by Maurie Backman | Sept. 4, 2020
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Renters are hurting more than homeowners during the pandemic. There's help for both groups.
The COVID-19 crisis has hurt a lot of people financially. Millions have lost their jobs or seen their earnings take a hit. And apparently, renters are having a harder time coping than homeowners, according to a survey from the National Foundation for Credit Counseling® and BAI.
Specifically, 76% of renters say they have financial worries in light of the pandemic, compared to just 61% of homeowners. And a lot of that stems from not having an emergency fund.
It's easy to see why homeowners might have more financial security than renters right now, and why that tends to hold true in general. Homeowners often have the option to borrow against the equity in their properties, an affordable means of accessing money in a pinch. Renters don't have that luxury. Their borrowing options may be limited to credit cards -- a dangerous option due to the high interest rates they charge -- and personal loans, which have more affordable interest rates, but qualifying requires higher credit scores than home equity loans do.
On the other hand, there is a benefit to renting: having a fixed housing payment every month. While homeowners do have fixed mortgage payments and the option to borrow against their properties, they risk a host of unpredictable expenses, from property tax hikes to sudden repairs. Furthermore, right now, home equity loans and lines of credit are harder to come by because of the pandemic. So while being a homeowner might normally open the door to more borrowing options, that's not necessarily the case today.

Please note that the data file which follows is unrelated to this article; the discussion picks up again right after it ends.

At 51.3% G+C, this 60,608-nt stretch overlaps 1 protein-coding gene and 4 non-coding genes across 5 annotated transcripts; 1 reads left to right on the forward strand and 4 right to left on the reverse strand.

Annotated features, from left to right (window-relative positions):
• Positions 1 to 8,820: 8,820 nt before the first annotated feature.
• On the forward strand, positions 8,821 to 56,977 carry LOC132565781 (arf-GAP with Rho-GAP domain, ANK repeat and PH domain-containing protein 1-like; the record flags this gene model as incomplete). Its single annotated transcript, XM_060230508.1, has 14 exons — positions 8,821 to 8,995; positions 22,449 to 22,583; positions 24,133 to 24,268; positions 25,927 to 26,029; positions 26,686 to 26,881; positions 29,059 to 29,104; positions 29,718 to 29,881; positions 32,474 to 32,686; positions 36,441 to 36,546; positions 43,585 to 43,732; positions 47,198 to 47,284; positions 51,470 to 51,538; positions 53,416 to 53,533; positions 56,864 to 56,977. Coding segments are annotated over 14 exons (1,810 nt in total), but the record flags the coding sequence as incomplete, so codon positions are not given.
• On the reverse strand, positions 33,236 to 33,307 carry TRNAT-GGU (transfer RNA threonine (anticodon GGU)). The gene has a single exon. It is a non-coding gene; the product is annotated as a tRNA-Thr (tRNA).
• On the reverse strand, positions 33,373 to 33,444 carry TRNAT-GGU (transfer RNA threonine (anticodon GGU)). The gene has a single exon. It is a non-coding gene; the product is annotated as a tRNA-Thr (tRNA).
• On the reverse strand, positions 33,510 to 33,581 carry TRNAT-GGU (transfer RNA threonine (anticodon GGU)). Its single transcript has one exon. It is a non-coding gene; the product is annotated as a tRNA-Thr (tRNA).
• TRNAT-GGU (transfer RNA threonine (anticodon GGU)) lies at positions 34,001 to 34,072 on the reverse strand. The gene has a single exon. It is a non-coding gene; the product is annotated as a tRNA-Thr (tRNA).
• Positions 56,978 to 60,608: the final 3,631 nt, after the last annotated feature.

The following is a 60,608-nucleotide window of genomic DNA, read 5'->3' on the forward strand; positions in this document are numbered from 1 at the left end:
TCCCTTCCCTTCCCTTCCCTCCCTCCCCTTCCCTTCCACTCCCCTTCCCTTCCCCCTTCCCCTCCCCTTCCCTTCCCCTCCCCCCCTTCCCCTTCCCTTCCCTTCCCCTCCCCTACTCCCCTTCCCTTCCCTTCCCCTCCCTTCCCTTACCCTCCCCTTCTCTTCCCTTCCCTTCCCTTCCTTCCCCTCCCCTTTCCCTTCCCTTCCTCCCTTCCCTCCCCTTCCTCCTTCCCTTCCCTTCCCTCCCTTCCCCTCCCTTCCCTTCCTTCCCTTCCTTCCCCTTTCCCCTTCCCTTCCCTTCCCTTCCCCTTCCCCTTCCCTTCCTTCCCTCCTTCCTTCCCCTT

It's clear that while renters may struggle more than homeowners right now, both groups may continue having a hard time during the ongoing recession. And both may need help making ends meet.
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Whether you're a homeowner with a mortgage or a renter with a lease, if you're having trouble with your bills, help may be available. First, try to get some relief on your housing costs, because chances are, that's your highest monthly expense.
If you're a renter, talk to your landlord about deferring some payments or paying less each month until your financial picture improves. And if that doesn't help, see if you qualify for rental assistance.
If you're a homeowner, ask your mortgage lender to put your loan into forbearance -- you have the right to request up to 360 days of it during the pandemic. That way, you won't have to make your monthly payments and you won't be considered delinquent for withholding that money. That said, you will eventually need to catch up on any payments you skip, so talk through that scenario with your lender so you know exactly what you're signing up for.
If assistance with your housing costs isn't enough, you can also seek relief on other bills. Credit card companies and utility providers, for example, are offering accommodations to people who are hurting financially, so it pays to see what leeway you can get. And if your income has been slashed during the pandemic, look into unemployment -- even if you're still working in some capacity, you could be eligible under current rules.
Whether you rent a home or own one, if you're going through tough financial times, you deserve all the relief you can get. Be your own advocate, and remember that like all difficult situations, this one, too, shall eventually pass.
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